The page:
Anyone can teach series- 3. Be Prepared!

Welcome back to this nuts and bolts teaching tips series.

Last time we thought about the most important part of teaching… caring about the students (and yourself- wellbeing!)

 

I asked colleagues for their top teaching tips.  Denyse King (one of our wonderful Portsmouth HSS colleagues) replied :

“Develop and sustain a reputation for interesting and entertaining learning sessions.”

 

To deliver this you would need passion for the subject, good subject knowledge, confidence and other qualities.  I argue at some point, you would need to plan and prepare for these amazing sessions.

 

Today’s tip is to be prepared.  This is something that experienced teachers do without having to think about it.  It sounds obvious, but you would be amazed at how many teachers do not prepare carefully!

 

For example, the other day I had a cover teacher for yoga.  The teacher ran out of ideas 30 minutes prior to the end of the lesson, so she let the class out early!  This was embarrassing for the teacher and frustrating for the students.

 

Tips of the day… Troubleshoot your teaching and learning sessions:

Always trouble shoot your seminar/lecture.  Ask yourself questions like this when you plan the session you are about to teach:

 

who am I teaching (number of students, level of their training, any students with additional learning needs)?

what am I teaching? (curriculum content, level etc)

what will the students be doing in the session (aim to encourage active learning)?

how will I teach (this will help avoid death by ppt!, can you simplify a complex idea, how will I engage students)?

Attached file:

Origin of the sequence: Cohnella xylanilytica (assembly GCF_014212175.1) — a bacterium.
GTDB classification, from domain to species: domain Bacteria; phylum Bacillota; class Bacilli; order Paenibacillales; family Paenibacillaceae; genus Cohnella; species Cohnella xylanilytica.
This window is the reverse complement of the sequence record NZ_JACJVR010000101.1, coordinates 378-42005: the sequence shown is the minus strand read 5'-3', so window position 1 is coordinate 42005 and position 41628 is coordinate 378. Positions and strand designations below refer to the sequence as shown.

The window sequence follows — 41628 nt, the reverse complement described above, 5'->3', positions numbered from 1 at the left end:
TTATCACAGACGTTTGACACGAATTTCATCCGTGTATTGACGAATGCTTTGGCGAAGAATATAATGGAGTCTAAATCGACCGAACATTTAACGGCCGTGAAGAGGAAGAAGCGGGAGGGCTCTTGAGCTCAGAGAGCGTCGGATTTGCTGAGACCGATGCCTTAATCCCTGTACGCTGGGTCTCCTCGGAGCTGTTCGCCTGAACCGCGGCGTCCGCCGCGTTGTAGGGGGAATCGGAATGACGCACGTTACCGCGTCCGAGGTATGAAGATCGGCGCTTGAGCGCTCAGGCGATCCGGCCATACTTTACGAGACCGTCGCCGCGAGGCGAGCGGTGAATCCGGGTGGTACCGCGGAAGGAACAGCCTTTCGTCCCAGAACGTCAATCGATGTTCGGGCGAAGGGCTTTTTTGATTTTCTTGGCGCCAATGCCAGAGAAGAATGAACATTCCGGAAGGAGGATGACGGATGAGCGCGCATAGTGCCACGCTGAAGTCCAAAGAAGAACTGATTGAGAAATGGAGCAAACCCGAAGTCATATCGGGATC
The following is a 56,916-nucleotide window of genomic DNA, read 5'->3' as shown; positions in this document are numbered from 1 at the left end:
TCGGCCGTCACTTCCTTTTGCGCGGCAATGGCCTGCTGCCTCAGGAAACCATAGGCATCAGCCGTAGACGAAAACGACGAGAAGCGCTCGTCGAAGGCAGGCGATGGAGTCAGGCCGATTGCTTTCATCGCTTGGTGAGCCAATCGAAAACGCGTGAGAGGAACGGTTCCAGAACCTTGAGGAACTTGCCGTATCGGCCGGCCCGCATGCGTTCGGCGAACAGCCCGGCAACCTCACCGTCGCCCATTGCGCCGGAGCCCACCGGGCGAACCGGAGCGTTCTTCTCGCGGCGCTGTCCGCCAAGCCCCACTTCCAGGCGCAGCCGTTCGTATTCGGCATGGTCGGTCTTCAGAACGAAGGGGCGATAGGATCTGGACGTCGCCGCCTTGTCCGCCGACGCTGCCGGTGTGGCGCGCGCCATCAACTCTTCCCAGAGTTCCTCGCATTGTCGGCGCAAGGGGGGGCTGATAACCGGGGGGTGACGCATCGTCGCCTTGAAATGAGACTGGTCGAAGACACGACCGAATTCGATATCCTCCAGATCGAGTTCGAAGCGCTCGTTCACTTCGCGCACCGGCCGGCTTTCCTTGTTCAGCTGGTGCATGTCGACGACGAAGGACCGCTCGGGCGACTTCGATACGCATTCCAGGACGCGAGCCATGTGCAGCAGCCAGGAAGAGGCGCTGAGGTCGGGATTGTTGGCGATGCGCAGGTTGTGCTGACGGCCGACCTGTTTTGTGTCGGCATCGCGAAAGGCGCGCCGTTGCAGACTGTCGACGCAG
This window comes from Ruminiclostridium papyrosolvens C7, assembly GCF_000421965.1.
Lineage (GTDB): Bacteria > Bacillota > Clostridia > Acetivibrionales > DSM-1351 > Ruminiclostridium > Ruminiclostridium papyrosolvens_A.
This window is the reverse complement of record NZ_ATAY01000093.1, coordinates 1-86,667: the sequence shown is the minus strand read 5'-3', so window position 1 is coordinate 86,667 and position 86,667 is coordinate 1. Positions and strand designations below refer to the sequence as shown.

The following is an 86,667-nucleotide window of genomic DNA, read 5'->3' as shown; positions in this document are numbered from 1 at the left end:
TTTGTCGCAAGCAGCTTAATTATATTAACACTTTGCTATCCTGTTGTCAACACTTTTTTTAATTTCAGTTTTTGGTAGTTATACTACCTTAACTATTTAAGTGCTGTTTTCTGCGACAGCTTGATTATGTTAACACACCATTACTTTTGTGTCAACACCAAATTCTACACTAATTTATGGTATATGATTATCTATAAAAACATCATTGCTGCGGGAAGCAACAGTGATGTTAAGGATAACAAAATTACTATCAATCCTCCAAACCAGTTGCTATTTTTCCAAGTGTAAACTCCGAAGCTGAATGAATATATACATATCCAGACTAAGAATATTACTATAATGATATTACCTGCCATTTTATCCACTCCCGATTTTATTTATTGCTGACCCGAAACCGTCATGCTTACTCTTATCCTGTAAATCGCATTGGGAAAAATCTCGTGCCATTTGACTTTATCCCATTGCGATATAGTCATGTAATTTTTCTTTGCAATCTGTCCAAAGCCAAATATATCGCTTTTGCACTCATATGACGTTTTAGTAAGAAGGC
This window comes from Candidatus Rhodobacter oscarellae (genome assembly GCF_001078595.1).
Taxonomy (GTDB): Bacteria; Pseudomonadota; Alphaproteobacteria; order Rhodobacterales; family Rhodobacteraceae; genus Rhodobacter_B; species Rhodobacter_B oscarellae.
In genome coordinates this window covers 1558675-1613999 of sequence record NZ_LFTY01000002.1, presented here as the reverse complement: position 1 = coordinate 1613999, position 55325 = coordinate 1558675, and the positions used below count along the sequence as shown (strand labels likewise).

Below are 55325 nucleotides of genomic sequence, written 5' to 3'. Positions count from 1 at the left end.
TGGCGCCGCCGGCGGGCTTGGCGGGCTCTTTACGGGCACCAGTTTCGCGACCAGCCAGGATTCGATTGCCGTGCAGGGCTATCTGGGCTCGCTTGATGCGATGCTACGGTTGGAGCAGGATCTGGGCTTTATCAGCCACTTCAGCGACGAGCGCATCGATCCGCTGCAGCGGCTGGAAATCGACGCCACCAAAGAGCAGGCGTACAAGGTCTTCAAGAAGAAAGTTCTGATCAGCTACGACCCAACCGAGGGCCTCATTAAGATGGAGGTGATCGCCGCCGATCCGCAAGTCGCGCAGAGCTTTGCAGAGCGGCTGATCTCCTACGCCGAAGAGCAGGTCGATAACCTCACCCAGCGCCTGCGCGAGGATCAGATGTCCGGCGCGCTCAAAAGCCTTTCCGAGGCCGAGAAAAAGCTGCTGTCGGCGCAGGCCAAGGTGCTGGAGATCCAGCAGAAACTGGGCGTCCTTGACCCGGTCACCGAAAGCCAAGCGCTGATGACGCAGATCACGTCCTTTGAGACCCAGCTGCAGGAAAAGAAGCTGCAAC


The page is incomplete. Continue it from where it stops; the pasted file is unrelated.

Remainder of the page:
how will I know the students understand (more on assessment later in the series)

how many copies of the resource do I need? (will I need any spares?)

how long will each activity/part of the lesson take roughly?

what will I get the students to do if the session finishes before time?

what can I do if it looks like the session content will not be covered within the session time?

how will I react if a student / students come in late and miss information?

 

If you would like a lesson planning template, I recommend this one:

https://www.teachertoolkit.co.uk/5minplan/   (You can adapt it for HE.)

 

Activities to have at the ready:

Ideas to have up your sleeve (students could work in groups/individually to):

-summarise the learning (as a tweet, padlet, diagram on large paper, using Lego! etc)

-jot down any questions they would like to follow up in a future session/s

-complete an exit poll (a quiz linked to the learning so you know what to cover next time etc)

-help you plan future sessions based on the learning intentions (it is good practice to involve students in planning course material)

 

Thought of the day:

‘One of the most important (principles of good teaching) is the need for planning. Far from compromising spontaneity, planning provides a structure and context for both teacher and students, as well as a framework for reflection and evaluation’ (Spencer, 2003, p. 25).

 

Image of the day:

Reference:

Spencer J (2003) Learning and teaching in the clinical environment. In: Cantillon P, Hutchinson L and Wood D (eds) BMJ ABC of Learning and Teaching in Medicine, pp. 25– 8. BMJ Publishing Group, London.

 

More from this series:

https://microsites.bournemouth.ac.uk/cel/2018/06/05/1-anyone-can-teach/

https://microsites.bournemouth.ac.uk/cel/2018/06/21/anyone-can-teach-part-2-caring/

 

For more specific support contact the Cel Team.

@cel_bu

 

If you have something you would like me to cover in this series, please suggest below.

 

Leave a Reply

  • (will not be published)

XHTML: You can use these tags: <a href="" title=""> <abbr title=""> <acronym title=""> <b> <blockquote cite=""> <cite> <code> <del datetime=""> <em> <i> <q cite=""> <s> <strike> <strong>